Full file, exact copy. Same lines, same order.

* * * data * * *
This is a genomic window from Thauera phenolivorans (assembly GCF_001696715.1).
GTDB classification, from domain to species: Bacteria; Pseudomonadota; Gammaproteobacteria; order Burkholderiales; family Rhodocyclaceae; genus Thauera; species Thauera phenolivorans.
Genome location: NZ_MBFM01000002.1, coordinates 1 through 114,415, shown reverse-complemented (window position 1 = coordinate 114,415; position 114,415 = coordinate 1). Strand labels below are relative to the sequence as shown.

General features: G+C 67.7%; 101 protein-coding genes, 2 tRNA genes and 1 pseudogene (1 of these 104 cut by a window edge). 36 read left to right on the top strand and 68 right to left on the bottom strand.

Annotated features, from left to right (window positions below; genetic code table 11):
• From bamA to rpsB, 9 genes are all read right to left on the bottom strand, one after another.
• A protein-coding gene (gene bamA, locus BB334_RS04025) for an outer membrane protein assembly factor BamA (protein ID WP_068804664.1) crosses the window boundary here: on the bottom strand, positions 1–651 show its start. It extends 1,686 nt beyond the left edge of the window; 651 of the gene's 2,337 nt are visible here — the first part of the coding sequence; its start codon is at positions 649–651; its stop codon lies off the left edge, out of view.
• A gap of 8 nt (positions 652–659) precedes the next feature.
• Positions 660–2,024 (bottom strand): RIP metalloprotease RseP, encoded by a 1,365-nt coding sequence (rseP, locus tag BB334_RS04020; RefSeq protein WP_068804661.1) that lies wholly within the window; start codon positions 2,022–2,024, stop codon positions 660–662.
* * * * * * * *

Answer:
This is a genomic window from Thauera phenolivorans (assembly GCF_001696715.1).
GTDB classification, from domain to species: Bacteria; Pseudomonadota; Gammaproteobacteria; order Burkholderiales; family Rhodocyclaceae; genus Thauera; species Thauera phenolivorans.
Genome location: NZ_MBFM01000002.1, coordinates 1 through 114,415, shown reverse-complemented (window position 1 = coordinate 114,415; position 114,415 = coordinate 1). Strand labels below are relative to the sequence as shown.

General features: G+C 67.7%; 101 protein-coding genes, 2 tRNA genes and 1 pseudogene (1 of these 104 cut by a window edge). 36 read left to right on the top strand and 68 right to left on the bottom strand.

Annotated features, from left to right (window positions below; genetic code table 11):
• From bamA to rpsB, 9 genes are all read right to left on the bottom strand, one after another.
• A protein-coding gene (gene bamA, locus BB334_RS04025) for an outer membrane protein assembly factor BamA (protein ID WP_068804664.1) crosses the window boundary here: on the bottom strand, positions 1–651 show its start. It extends 1,686 nt beyond the left edge of the window; 651 of the gene's 2,337 nt are visible here — the first part of the coding sequence; its start codon is at positions 649–651; its stop codon lies off the left edge, out of view.
• A gap of 8 nt (positions 652–659) precedes the next feature.
• Positions 660–2,024 (bottom strand): RIP metalloprotease RseP, encoded by a 1,365-nt coding sequence (rseP, locus tag BB334_RS04020; RefSeq protein WP_068804661.1) that lies wholly within the window; start codon positions 2,022–2,024, stop codon positions 660–662.